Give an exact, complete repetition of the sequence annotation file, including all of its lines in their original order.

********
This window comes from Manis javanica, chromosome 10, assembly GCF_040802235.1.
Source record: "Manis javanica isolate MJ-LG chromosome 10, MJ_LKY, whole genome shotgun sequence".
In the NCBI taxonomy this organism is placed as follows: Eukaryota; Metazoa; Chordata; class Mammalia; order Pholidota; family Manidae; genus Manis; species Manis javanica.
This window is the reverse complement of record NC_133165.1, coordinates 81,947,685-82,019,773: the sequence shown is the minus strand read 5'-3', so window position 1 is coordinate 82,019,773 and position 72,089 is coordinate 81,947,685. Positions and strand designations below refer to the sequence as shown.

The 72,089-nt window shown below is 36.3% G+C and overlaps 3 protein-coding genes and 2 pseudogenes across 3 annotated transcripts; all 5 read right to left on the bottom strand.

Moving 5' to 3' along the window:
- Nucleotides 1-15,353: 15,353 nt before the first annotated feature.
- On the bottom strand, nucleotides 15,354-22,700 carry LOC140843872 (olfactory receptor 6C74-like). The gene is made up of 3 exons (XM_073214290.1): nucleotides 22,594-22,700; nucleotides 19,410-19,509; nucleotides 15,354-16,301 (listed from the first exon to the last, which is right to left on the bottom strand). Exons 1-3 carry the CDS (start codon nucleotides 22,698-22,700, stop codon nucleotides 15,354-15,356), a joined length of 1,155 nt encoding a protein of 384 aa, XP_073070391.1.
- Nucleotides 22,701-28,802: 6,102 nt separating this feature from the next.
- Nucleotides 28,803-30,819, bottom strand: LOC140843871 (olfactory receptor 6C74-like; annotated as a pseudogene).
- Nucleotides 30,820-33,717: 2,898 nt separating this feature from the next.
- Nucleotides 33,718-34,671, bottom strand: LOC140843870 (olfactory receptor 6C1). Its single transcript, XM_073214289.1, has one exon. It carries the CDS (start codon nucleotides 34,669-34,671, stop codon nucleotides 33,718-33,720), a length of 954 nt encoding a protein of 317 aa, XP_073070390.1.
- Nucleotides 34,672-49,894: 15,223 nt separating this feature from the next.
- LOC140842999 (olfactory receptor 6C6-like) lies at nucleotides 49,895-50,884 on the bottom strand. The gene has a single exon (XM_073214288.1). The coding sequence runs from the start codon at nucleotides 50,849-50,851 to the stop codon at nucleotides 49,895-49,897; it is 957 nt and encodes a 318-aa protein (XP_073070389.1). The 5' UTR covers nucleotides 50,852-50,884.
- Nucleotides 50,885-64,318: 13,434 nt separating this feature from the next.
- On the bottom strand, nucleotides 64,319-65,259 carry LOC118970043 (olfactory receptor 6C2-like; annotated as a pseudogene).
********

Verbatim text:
This window comes from Manis javanica, chromosome 10, assembly GCF_040802235.1.
Source record: "Manis javanica isolate MJ-LG chromosome 10, MJ_LKY, whole genome shotgun sequence".
In the NCBI taxonomy this organism is placed as follows: Eukaryota; Metazoa; Chordata; class Mammalia; order Pholidota; family Manidae; genus Manis; species Manis javanica.
This window is the reverse complement of record NC_133165.1, coordinates 81,947,685-82,019,773: the sequence shown is the minus strand read 5'-3', so window position 1 is coordinate 82,019,773 and position 72,089 is coordinate 81,947,685. Positions and strand designations below refer to the sequence as shown.

The 72,089-nt window shown below is 36.3% G+C and overlaps 3 protein-coding genes and 2 pseudogenes across 3 annotated transcripts; all 5 read right to left on the bottom strand.

Moving 5' to 3' along the window:
- Nucleotides 1-15,353: 15,353 nt before the first annotated feature.
- On the bottom strand, nucleotides 15,354-22,700 carry LOC140843872 (olfactory receptor 6C74-like). The gene is made up of 3 exons (XM_073214290.1): nucleotides 22,594-22,700; nucleotides 19,410-19,509; nucleotides 15,354-16,301 (listed from the first exon to the last, which is right to left on the bottom strand). Exons 1-3 carry the CDS (start codon nucleotides 22,698-22,700, stop codon nucleotides 15,354-15,356), a joined length of 1,155 nt encoding a protein of 384 aa, XP_073070391.1.
- Nucleotides 22,701-28,802: 6,102 nt separating this feature from the next.
- Nucleotides 28,803-30,819, bottom strand: LOC140843871 (olfactory receptor 6C74-like; annotated as a pseudogene).
- Nucleotides 30,820-33,717: 2,898 nt separating this feature from the next.
- Nucleotides 33,718-34,671, bottom strand: LOC140843870 (olfactory receptor 6C1). Its single transcript, XM_073214289.1, has one exon. It carries the CDS (start codon nucleotides 34,669-34,671, stop codon nucleotides 33,718-33,720), a length of 954 nt encoding a protein of 317 aa, XP_073070390.1.
- Nucleotides 34,672-49,894: 15,223 nt separating this feature from the next.
- LOC140842999 (olfactory receptor 6C6-like) lies at nucleotides 49,895-50,884 on the bottom strand. The gene has a single exon (XM_073214288.1). The coding sequence runs from the start codon at nucleotides 50,849-50,851 to the stop codon at nucleotides 49,895-49,897; it is 957 nt and encodes a 318-aa protein (XP_073070389.1). The 5' UTR covers nucleotides 50,852-50,884.
- Nucleotides 50,885-64,318: 13,434 nt separating this feature from the next.
- On the bottom strand, nucleotides 64,319-65,259 carry LOC118970043 (olfactory receptor 6C2-like; annotated as a pseudogene).